In a puzzling move that illustrates the great cultural divide between North and South Side, the White Sox organization announced over the weekend it will pair Hawk Harrelson with Steve Stone in the broadcast booth.  That is, to improve ratings, they’re keeping the Hawk. As far as I understand Stoney’s history, he’s one of the better broadcasters working today.  That his comments sometimes raise the ire of his home team “ I can’t see that being a problem for a diplomat like Ozzie Guillen.

The other insult to common sense, the Sox are offering Darrin Jackson, Hawk’s current cell mate, the spot Stone currently holds calling Sox games in the growth industry known as South Side sports radio. Hopefully, Jackson has a better offer.  Stone gets a six-year deal, and the reasoning is that because Stone has a “following,” fans will now watch Sox games?   How about if the White Sox won a World Series for the first time since 1919, maybe that would improve their ratings?  Oh wait, they did.

The Chicago Tribune’s Teddy Greenstein (with an assist from Dave Van Dyck) reports the Sox’ retreat from mainstream media here:

Sox TV ratings have lagged far behind those of the Cubs, and the team would like to change that. Stone became a fan favorite working with Harry and Chip Caray on Cubs broadcasts.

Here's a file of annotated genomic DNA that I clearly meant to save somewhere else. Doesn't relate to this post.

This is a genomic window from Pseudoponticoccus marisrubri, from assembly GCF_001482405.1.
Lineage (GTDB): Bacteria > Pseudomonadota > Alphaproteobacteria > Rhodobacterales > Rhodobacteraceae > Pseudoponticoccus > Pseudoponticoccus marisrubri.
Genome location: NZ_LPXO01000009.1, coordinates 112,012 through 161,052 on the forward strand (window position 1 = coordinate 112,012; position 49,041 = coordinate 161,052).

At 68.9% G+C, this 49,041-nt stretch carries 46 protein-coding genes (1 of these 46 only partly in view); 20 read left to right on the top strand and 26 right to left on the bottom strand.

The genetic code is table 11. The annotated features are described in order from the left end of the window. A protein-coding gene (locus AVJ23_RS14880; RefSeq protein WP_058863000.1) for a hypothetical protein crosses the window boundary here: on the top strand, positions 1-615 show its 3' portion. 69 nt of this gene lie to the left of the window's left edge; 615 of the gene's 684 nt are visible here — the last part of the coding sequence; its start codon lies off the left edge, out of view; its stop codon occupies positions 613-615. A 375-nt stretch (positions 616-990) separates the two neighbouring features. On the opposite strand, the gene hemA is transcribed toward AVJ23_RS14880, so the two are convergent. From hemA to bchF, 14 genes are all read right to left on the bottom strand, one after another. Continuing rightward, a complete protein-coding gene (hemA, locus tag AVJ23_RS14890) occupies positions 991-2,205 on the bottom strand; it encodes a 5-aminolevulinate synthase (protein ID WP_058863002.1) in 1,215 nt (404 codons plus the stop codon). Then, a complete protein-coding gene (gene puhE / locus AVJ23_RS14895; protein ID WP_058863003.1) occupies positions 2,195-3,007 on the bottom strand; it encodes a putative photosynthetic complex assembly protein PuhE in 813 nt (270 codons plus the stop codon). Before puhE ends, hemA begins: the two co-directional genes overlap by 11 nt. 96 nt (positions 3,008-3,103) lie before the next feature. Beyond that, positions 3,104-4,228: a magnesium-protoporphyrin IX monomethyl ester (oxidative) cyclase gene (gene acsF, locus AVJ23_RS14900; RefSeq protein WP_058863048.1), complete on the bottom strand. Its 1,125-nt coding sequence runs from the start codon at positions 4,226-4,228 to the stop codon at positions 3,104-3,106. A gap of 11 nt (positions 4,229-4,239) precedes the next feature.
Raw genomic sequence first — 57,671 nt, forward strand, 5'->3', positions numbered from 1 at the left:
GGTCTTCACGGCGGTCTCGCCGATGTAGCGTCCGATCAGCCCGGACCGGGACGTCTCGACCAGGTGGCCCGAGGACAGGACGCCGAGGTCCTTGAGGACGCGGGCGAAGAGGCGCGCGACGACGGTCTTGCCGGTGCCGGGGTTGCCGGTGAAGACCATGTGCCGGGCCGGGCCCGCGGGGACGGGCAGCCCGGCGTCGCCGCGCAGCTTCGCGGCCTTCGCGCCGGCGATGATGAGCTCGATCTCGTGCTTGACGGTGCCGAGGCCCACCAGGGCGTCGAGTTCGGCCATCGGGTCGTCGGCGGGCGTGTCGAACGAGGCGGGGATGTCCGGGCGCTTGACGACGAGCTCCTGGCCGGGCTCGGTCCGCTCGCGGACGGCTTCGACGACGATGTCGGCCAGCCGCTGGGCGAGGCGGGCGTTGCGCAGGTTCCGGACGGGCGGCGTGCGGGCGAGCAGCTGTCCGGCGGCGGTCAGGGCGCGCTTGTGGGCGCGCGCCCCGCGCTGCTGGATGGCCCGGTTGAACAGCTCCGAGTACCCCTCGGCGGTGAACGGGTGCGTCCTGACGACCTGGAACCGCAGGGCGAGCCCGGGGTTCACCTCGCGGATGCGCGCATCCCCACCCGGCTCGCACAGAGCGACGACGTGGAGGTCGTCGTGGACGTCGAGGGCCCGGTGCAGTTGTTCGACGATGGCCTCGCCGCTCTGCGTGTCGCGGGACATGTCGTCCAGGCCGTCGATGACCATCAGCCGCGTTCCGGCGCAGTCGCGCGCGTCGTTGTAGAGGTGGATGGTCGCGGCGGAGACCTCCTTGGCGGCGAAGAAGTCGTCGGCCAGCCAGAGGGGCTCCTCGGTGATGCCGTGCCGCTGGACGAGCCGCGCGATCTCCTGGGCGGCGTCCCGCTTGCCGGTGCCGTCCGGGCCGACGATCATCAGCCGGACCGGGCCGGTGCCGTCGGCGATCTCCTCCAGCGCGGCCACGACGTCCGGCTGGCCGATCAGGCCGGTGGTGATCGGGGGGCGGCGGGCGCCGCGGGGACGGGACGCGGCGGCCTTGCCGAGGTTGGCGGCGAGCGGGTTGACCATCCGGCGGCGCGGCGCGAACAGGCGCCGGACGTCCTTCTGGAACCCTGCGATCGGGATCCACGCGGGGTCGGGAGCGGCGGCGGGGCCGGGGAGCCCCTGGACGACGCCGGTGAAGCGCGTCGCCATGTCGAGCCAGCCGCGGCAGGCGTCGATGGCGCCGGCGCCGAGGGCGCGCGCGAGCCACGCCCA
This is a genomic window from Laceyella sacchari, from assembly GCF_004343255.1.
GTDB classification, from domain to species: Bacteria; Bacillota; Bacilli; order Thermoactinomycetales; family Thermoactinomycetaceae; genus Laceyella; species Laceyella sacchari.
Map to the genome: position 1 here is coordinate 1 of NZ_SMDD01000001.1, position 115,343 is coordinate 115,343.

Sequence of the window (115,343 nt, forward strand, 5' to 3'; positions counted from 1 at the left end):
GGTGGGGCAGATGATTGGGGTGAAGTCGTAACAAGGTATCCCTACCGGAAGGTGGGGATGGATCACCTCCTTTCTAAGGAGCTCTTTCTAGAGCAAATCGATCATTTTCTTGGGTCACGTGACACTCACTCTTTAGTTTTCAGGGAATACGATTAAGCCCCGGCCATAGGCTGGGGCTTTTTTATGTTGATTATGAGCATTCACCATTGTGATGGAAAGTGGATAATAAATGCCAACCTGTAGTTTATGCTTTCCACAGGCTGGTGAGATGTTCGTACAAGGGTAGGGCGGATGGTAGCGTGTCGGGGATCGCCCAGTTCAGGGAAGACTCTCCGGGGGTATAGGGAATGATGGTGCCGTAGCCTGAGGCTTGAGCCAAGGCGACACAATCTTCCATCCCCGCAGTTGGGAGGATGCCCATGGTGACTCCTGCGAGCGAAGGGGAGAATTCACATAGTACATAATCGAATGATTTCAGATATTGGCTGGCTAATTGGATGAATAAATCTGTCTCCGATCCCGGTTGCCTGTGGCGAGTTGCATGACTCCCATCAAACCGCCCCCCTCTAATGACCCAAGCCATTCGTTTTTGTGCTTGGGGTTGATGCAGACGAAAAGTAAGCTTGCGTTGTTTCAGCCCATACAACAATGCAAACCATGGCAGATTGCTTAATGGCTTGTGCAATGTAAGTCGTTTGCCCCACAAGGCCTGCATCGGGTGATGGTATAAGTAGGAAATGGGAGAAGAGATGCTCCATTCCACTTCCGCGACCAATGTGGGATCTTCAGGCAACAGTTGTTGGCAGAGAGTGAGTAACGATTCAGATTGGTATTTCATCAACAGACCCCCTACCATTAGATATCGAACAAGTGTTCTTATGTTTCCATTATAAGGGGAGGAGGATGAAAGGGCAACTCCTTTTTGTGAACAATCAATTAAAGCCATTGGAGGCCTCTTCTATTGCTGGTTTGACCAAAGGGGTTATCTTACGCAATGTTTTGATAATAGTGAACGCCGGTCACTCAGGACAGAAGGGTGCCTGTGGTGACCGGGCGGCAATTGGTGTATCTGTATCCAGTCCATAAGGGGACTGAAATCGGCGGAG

“I understand that, DJ does, Stoney does,” Harrelson said. “Ratings dictate a lot of things. Stoney has a huge following in Chicago. When they told me they were thinking about doing this, I understood.”

The move seems to close the door on the possibility that Stone will be involved in a Cubs ownership group.

He’s a Sox guy now, through and through.

“I know there are a lot of players who have played for both sides of town, but I do believe I’m the only broadcaster who has done radio on both sides of town and now television on both sides of town,” he said. “The fans on both sides of Chicago have treated me so well that it didn’t matter who I was working with or who I was playing with.”

TV jobs are generally more desirable than radio gigs for three reasons: There’s more prestige, they pay more and they allow the broadcasters to take breathers during the season. Fox and ESPN have combined to broadcast nearly a dozen Sox games this season.

“We haven’t gotten to that stage where we would talk about salary,” Jackson said. “We’ll talk more if I decide this is something I want to do.”